Old 13th Mar 2019, 13:00
  #146 (permalink)  
Join Date: Feb 2005
Location: USA
Posts: 2,301
Originally Posted by Jet Jockey A4 View Post
Found this on another forum and I donít know how accurate the info is...

You do realize the MAX8 was to be given a different type rating but MCAS was the solution to allow Boeing and the carriers to get around that so no new type rating was required for their pilots. Only a couple hours training on the new systems.

The MAX8 flew significantly enough different it was going to be a different type until MCAS was added to make it behave the same. This saved a ton of training and certification costs.

The problem is when in a problem situation and MCAS is disabled the pilots are for all intents and purposes now flying a type they have not been trained on.

If you don't believe me just open your eyes... Many many many pilots are reporting these issues. The FAA anonymous reporting system is full of such complaints.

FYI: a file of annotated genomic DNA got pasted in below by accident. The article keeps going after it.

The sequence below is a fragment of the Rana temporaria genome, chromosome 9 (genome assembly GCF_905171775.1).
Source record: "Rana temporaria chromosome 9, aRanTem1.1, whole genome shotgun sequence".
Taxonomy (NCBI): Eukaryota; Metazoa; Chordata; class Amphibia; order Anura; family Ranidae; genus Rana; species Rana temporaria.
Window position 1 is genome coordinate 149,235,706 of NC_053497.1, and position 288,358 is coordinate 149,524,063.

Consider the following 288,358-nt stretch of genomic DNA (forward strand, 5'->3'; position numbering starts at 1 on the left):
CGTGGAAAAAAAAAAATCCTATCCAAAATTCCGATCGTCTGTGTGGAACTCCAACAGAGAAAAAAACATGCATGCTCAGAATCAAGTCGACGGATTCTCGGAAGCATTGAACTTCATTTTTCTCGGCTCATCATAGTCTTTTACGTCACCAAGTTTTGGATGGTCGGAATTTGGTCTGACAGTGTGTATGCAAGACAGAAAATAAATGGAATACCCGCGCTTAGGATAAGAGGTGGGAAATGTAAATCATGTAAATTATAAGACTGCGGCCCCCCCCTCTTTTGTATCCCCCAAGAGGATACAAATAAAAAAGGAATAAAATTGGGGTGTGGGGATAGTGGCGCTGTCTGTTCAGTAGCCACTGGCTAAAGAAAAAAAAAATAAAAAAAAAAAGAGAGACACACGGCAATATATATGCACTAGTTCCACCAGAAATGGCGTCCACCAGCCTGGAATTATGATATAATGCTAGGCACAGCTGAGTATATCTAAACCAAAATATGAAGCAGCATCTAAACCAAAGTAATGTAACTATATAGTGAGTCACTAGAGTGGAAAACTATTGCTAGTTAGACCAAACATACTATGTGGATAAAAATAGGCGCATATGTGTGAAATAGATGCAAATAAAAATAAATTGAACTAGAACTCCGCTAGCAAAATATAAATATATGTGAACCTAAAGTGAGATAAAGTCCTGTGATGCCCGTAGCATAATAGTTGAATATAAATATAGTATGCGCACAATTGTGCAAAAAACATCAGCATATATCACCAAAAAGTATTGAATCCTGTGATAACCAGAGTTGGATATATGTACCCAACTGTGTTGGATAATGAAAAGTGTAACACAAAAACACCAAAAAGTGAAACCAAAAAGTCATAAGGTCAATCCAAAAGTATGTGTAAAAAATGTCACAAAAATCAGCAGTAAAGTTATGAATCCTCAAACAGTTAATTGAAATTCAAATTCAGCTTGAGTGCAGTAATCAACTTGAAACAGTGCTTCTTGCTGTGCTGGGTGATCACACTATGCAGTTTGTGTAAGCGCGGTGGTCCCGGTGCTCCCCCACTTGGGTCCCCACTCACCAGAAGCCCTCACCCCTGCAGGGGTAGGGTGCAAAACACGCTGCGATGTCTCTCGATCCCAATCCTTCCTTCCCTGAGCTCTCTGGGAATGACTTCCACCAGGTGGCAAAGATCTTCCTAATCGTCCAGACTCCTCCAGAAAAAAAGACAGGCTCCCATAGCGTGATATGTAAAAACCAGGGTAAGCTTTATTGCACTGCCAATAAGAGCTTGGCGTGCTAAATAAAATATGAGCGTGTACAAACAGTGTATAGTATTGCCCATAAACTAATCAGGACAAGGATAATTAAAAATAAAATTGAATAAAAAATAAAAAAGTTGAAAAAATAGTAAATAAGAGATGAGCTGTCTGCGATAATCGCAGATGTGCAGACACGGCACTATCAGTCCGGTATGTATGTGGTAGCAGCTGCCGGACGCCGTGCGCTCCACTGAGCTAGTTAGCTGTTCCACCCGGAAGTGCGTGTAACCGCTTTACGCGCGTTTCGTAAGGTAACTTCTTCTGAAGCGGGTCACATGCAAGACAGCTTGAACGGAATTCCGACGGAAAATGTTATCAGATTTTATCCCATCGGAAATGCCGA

This was a boondoggle from Boeings and the FAA's side.
It isn't true. The MCAS system exists simply to aid with nose down trim in high angle of attack, close to a stall recovery because the new MAX has a greater pitch up tendency when pilots apply maximum thrust (in the recovery from a near stall) and regulators saw pilots sometimes didn't add enough forward control force when faced with an unexpected pitch up in those critical situations. The MCAS system likely will never be seen operating by a 737 MAX pilot in their entire aviation career so it isn't like it is making the plane fly the same on a daily basis for type rating purposes or something.
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